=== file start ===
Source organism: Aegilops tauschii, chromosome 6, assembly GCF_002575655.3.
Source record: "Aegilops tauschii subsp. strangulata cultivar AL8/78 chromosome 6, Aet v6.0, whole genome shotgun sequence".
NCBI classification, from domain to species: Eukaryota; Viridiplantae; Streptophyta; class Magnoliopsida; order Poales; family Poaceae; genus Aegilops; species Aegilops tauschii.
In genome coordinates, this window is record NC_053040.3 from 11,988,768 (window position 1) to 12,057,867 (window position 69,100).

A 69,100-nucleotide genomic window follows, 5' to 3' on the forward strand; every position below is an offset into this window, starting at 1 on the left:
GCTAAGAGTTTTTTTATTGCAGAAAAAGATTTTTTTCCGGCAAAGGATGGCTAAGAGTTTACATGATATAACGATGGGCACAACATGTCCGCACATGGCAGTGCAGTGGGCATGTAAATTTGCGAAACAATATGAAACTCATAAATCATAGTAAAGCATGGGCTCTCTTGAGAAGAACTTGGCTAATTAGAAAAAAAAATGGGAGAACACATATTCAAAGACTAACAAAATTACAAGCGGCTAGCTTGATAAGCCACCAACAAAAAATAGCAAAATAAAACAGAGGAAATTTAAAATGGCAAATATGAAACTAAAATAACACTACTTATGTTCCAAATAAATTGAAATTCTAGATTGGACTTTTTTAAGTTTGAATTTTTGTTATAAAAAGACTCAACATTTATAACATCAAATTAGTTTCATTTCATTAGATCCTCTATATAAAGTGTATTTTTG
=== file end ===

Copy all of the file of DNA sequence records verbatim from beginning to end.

Source organism: Aegilops tauschii, chromosome 6, assembly GCF_002575655.3.
Source record: "Aegilops tauschii subsp. strangulata cultivar AL8/78 chromosome 6, Aet v6.0, whole genome shotgun sequence".
NCBI classification, from domain to species: Eukaryota; Viridiplantae; Streptophyta; class Magnoliopsida; order Poales; family Poaceae; genus Aegilops; species Aegilops tauschii.
In genome coordinates, this window is record NC_053040.3 from 11,988,768 (window position 1) to 12,057,867 (window position 69,100).

A 69,100-nucleotide genomic window follows, 5' to 3' on the forward strand; every position below is an offset into this window, starting at 1 on the left:
GCTAAGAGTTTTTTTATTGCAGAAAAAGATTTTTTTCCGGCAAAGGATGGCTAAGAGTTTACATGATATAACGATGGGCACAACATGTCCGCACATGGCAGTGCAGTGGGCATGTAAATTTGCGAAACAATATGAAACTCATAAATCATAGTAAAGCATGGGCTCTCTTGAGAAGAACTTGGCTAATTAGAAAAAAAAATGGGAGAACACATATTCAAAGACTAACAAAATTACAAGCGGCTAGCTTGATAAGCCACCAACAAAAAATAGCAAAATAAAACAGAGGAAATTTAAAATGGCAAATATGAAACTAAAATAACACTACTTATGTTCCAAATAAATTGAAATTCTAGATTGGACTTTTTTAAGTTTGAATTTTTGTTATAAAAAGACTCAACATTTATAACATCAAATTAGTTTCATTTCATTAGATCCTCTATATAAAGTGTATTTTTG